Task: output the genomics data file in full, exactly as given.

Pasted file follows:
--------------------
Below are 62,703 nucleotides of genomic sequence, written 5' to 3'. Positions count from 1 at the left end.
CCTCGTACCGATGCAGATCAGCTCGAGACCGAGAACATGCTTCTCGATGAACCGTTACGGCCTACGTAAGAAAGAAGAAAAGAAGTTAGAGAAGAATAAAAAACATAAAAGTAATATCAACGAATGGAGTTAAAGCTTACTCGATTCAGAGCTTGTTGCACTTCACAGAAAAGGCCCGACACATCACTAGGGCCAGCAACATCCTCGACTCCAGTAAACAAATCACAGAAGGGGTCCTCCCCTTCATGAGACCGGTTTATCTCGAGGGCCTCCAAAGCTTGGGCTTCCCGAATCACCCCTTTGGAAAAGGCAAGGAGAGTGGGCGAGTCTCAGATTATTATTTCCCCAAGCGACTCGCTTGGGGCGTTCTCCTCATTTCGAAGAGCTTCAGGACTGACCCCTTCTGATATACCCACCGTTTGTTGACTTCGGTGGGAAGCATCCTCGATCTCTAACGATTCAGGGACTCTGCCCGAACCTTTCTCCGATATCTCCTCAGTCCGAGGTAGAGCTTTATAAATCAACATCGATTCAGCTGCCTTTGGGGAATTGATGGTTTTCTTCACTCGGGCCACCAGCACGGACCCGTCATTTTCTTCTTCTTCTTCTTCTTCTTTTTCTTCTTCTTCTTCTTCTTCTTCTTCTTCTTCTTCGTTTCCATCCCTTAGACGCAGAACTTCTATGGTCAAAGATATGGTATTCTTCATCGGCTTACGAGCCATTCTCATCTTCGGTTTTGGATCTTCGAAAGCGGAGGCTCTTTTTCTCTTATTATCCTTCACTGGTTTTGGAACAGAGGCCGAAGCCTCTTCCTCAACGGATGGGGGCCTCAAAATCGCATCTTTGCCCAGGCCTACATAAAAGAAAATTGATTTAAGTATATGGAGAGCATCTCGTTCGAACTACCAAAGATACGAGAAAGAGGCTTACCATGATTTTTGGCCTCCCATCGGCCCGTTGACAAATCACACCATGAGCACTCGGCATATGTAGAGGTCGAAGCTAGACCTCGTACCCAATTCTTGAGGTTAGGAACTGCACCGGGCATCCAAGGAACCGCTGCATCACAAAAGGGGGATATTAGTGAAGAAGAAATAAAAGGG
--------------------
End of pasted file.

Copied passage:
Below are 62,703 nucleotides of genomic sequence, written 5' to 3'. Positions count from 1 at the left end.
CCTCGTACCGATGCAGATCAGCTCGAGACCGAGAACATGCTTCTCGATGAACCGTTACGGCCTACGTAAGAAAGAAGAAAAGAAGTTAGAGAAGAATAAAAAACATAAAAGTAATATCAACGAATGGAGTTAAAGCTTACTCGATTCAGAGCTTGTTGCACTTCACAGAAAAGGCCCGACACATCACTAGGGCCAGCAACATCCTCGACTCCAGTAAACAAATCACAGAAGGGGTCCTCCCCTTCATGAGACCGGTTTATCTCGAGGGCCTCCAAAGCTTGGGCTTCCCGAATCACCCCTTTGGAAAAGGCAAGGAGAGTGGGCGAGTCTCAGATTATTATTTCCCCAAGCGACTCGCTTGGGGCGTTCTCCTCATTTCGAAGAGCTTCAGGACTGACCCCTTCTGATATACCCACCGTTTGTTGACTTCGGTGGGAAGCATCCTCGATCTCTAACGATTCAGGGACTCTGCCCGAACCTTTCTCCGATATCTCCTCAGTCCGAGGTAGAGCTTTATAAATCAACATCGATTCAGCTGCCTTTGGGGAATTGATGGTTTTCTTCACTCGGGCCACCAGCACGGACCCGTCATTTTCTTCTTCTTCTTCTTCTTCTTTTTCTTCTTCTTCTTCTTCTTCTTCTTCTTCTTCTTCGTTTCCATCCCTTAGACGCAGAACTTCTATGGTCAAAGATATGGTATTCTTCATCGGCTTACGAGCCATTCTCATCTTCGGTTTTGGATCTTCGAAAGCGGAGGCTCTTTTTCTCTTATTATCCTTCACTGGTTTTGGAACAGAGGCCGAAGCCTCTTCCTCAACGGATGGGGGCCTCAAAATCGCATCTTTGCCCAGGCCTACATAAAAGAAAATTGATTTAAGTATATGGAGAGCATCTCGTTCGAACTACCAAAGATACGAGAAAGAGGCTTACCATGATTTTTGGCCTCCCATCGGCCCGTTGACAAATCACACCATGAGCACTCGGCATATGTAGAGGTCGAAGCTAGACCTCGTACCCAATTCTTGAGGTTAGGAACTGCACCGGGCATCCAAGGAACCGCTGCATCACAAAAGGGGGATATTAGTGAAGAAGAAATAAAAGGG